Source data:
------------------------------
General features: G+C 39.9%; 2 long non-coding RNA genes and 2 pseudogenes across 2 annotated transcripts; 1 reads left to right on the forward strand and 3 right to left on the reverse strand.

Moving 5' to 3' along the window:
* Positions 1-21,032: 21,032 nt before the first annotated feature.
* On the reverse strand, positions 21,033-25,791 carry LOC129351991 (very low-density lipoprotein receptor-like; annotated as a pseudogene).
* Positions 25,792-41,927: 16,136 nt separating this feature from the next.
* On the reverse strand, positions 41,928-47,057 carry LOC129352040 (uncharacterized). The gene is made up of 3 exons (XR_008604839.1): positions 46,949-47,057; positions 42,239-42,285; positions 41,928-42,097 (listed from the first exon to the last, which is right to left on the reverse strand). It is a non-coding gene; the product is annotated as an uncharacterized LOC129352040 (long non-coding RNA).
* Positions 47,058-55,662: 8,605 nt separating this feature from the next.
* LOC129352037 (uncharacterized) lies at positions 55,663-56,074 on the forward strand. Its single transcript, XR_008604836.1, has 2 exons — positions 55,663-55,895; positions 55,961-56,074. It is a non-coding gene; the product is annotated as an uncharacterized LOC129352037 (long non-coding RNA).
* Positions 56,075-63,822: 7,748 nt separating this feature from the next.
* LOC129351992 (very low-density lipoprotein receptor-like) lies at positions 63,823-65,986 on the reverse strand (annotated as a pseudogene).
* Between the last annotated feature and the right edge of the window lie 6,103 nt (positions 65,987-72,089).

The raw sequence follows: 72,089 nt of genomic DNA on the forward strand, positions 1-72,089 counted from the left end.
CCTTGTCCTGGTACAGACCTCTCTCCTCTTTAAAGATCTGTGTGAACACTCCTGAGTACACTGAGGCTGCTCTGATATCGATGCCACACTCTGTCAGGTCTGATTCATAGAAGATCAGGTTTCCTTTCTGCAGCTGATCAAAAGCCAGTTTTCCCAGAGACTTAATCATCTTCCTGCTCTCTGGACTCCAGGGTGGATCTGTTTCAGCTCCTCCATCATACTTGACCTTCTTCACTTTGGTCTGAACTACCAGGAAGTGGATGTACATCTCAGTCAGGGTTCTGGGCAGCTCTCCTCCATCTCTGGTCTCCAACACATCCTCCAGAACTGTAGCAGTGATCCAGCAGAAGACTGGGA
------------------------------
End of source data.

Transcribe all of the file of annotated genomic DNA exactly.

General features: G+C 39.9%; 2 long non-coding RNA genes and 2 pseudogenes across 2 annotated transcripts; 1 reads left to right on the forward strand and 3 right to left on the reverse strand.

Moving 5' to 3' along the window:
* Positions 1-21,032: 21,032 nt before the first annotated feature.
* On the reverse strand, positions 21,033-25,791 carry LOC129351991 (very low-density lipoprotein receptor-like; annotated as a pseudogene).
* Positions 25,792-41,927: 16,136 nt separating this feature from the next.
* On the reverse strand, positions 41,928-47,057 carry LOC129352040 (uncharacterized). The gene is made up of 3 exons (XR_008604839.1): positions 46,949-47,057; positions 42,239-42,285; positions 41,928-42,097 (listed from the first exon to the last, which is right to left on the reverse strand). It is a non-coding gene; the product is annotated as an uncharacterized LOC129352040 (long non-coding RNA).
* Positions 47,058-55,662: 8,605 nt separating this feature from the next.
* LOC129352037 (uncharacterized) lies at positions 55,663-56,074 on the forward strand. Its single transcript, XR_008604836.1, has 2 exons — positions 55,663-55,895; positions 55,961-56,074. It is a non-coding gene; the product is annotated as an uncharacterized LOC129352037 (long non-coding RNA).
* Positions 56,075-63,822: 7,748 nt separating this feature from the next.
* LOC129351992 (very low-density lipoprotein receptor-like) lies at positions 63,823-65,986 on the reverse strand (annotated as a pseudogene).
* Between the last annotated feature and the right edge of the window lie 6,103 nt (positions 65,987-72,089).

The raw sequence follows: 72,089 nt of genomic DNA on the forward strand, positions 1-72,089 counted from the left end.
CCTTGTCCTGGTACAGACCTCTCTCCTCTTTAAAGATCTGTGTGAACACTCCTGAGTACACTGAGGCTGCTCTGATATCGATGCCACACTCTGTCAGGTCTGATTCATAGAAGATCAGGTTTCCTTTCTGCAGCTGATCAAAAGCCAGTTTTCCCAGAGACTTAATCATCTTCCTGCTCTCTGGACTCCAGGGTGGATCTGTTTCAGCTCCTCCATCATACTTGACCTTCTTCACTTTGGTCTGAACTACCAGGAAGTGGATGTACATCTCAGTCAGGGTTCTGGGCAGCTCTCCTCCATCTCTGGTCTCCAACACATCCTCCAGAACTGTAGCAGTGATCCAGCAGAAGACTGGGA